Today, Omoide Yokocho is a popular tourist spot with many izakayas (Japanese bars) selling yakitori and nikomi, a type of beef tendon stew.

One of the most famous izakayas is called Asadachi, which means “morning wood”. They specialize in fried frogs and salamanders and aphrodisiacs like bull penis to go with your beer.
Piss Alley in Shinjuku

Yakiniku

Our second stop on this Tokyo food tour was this yakiniku restaurant offering wagyu beef sets. They have three sets for you to choose from – a wagyu set, a pork and chicken set, and a vegetarian set. We all went with the wagyu beef sets.
Grilling wagyu yakiniku

Here’s Nori proudly showing off the six different cuts of wagyu beef from our sets. I don’t know what type of beef they were but they were delicious. They were soft, smokey, and very juicy.
Grilling wagyu yakiniku

The term yakiniku refers to the Japanese way of grilling meat and vegetables on small tabletop grills. We’ve had yakiniku cooked over electric and gas grills, but the best results come from charcoal grills. They impart a smokiness to the meat that you just don’t get with electric or gas grills.
Grilling wagyu yakiniku

Though yakiniku is a Japanese term, it’s interesting to note that this style of cooking may have Korean roots. Some believe that it’s a variant of Korean bulgogi or galbi that was adapted to suit the Japanese palate. The fact that yakiniku became prevalent in Japan after World War II seems to support this theory.
Grilling wagyu yakiniku

How delicious does that look? Nori did all the grilling for us and he cooked every piece of meat to perfection. They were so juicy!
Grilling wagyu yakiniku

The fat dripping down from the meat would sometimes cause flare ups so Nori would stick ice cubes onto the grill to extinguish the flames. So that’s the trick!
Grilling wagyu yakiniku

Nori saved the best cut for last. If I remember correctly, this was a cut of rump steak. Absolutely delicious.
Grilling wagyu yakiniku

Godzilla Head

Can you spot the big lizard in this picture? This giant Godzilla head is a landmark and tourist attraction in Kabukicho, the entertainment and red light district of Shinjuku. We walked through here en route to the last food stop on our Tokyo food tour.

This Godzilla head weighs eighty tons and can sometimes be seen with fiery red eyes and smoke spewing out of its mouth.
Godzilla Head in Shinjuku

Gelato or Okonomiyaki

For your third and final food stop, your guide will give you a choice between gelato or takoyaki. We’ve had takoyaki many times in Osaka so we went with gelato.
Godzilla Head in Shinjuku

You can choose two flavors. I had tiramisu and pistachio while Ren went with the dark chocolate and strawberry. Every flavor was excellent – creamy, rich, and deliciously thick.
Godzilla Head in Shinjuku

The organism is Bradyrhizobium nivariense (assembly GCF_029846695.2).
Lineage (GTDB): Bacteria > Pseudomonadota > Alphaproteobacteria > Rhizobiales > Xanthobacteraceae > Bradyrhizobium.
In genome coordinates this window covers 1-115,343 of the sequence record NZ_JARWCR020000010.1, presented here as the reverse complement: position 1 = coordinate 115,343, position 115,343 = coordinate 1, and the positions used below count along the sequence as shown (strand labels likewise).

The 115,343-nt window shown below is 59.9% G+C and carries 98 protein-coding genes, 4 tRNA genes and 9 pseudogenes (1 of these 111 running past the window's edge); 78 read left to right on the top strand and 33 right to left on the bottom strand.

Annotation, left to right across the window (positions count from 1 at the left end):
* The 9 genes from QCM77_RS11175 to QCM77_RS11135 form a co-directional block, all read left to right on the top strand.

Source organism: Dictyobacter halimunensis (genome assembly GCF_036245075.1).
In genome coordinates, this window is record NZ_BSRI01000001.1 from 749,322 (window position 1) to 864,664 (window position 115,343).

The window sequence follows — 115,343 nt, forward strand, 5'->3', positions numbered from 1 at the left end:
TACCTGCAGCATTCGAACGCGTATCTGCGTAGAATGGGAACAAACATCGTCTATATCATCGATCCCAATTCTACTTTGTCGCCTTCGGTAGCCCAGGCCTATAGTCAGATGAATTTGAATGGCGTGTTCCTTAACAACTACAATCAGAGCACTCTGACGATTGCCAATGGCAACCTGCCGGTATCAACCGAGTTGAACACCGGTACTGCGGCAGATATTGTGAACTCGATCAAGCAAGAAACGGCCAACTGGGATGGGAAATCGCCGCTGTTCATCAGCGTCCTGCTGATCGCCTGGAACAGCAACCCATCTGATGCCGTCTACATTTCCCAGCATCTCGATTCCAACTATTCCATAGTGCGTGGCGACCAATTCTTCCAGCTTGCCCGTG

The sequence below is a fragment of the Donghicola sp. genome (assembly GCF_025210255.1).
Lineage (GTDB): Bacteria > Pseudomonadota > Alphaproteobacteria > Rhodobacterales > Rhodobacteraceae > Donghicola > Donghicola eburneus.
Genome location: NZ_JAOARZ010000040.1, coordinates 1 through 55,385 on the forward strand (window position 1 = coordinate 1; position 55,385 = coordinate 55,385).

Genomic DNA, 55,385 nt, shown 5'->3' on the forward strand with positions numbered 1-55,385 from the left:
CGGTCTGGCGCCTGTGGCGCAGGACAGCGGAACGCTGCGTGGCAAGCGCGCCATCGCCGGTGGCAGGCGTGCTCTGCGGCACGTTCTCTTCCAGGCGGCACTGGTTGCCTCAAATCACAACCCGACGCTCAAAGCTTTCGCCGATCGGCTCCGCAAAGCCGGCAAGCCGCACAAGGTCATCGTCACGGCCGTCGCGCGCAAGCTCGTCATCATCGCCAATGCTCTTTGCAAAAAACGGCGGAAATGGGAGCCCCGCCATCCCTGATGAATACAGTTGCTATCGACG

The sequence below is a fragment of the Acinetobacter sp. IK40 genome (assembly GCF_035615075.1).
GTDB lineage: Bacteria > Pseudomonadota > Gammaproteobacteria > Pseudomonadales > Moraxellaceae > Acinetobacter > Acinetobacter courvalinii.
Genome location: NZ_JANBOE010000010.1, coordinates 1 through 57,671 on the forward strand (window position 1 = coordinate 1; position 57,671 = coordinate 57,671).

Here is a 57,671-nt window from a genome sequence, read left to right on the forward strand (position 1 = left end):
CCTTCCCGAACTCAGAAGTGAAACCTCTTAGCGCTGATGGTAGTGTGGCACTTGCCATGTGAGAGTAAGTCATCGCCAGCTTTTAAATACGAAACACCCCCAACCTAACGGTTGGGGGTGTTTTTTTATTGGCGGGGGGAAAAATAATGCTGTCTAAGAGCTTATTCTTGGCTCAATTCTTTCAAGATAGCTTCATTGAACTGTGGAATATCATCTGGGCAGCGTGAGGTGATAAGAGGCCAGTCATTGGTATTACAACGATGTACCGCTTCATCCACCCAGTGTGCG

Golden Gai

Before parting, Nori took us to another famous Shinjuku attraction – Golden Gai.

Golden Gai is an area in Kabukicho comprised of a network of six narrow alleyways with over 200 tiny bars, izakayas, clubs, and restaurants. It’s a fascinating area with loads of personality.

According to Nori, it’s a favorite meeting place for Tokyo’s creatives like musicians, artists, writers, and actors.
Golden Gai

Aside from its plethora of interesting bars, Golden Gai is noted for its architectural significance. It provides a view into the relatively recent past of Tokyo, when many parts of the city looked like this – entire neighborhoods comprised of narrow alleyways and tiny two-story buildings.

If you enjoy going bar hopping, then you’re going to love Golden Gai. It was one of the coolest areas we visited in Tokyo.
Golden Gai

FINAL THOUGHTS

Here’s a parting shot of us with Nori. We had a lot of fun on this food tour. Nori’s originally from Kobe but he’s been living in Tokyo for over twenty years. For a time, he went to art school in San Francisco which was a common thread between us.

Nori is a great guy who speaks perfect English so it was easy to converse with him. I went on a Magical trip food tour in Kyoto a couple of weeks after this and my guide spoke perfect English as well. I think English fluency, not just proficiency, is something you can expect from all of Magical Trip’s guides.

We’re happy to recommend this Tokyo food tour in Shinjuku but as described, Magical Trip has a perfect 5-star rating on TripAdvisor so you really can’t go wrong with any of their tours. Just find one that suits you.

If you’d like to book this Tokyo food tour, the you can do so on Magical Trip. Thanks for reading guys and have an amazing time eating your way through Shinjuku!
Nori and us

Disclosure

We’re Magical Trip affiliates and were given a free food tour in exchange for an honest account of the experience. As always, all thoughts, words, and opinions expressed in this post are mine and mine alone.

Some of the links in this guide are affiliate links, meaning we’ll earn a small commission if you make a purchase at no added cost to you. We only recommend products and services that we use ourselves and firmly believe in. We really appreciate your support as this helps us make more of these free travel guides. Thank you!

Found this article useful? Help us help other travelers by sharing it!

Leave a Reply

Your email address will not be published. Required fields are marked *

This site uses Akismet to reduce spam. Learn how your comment data is processed.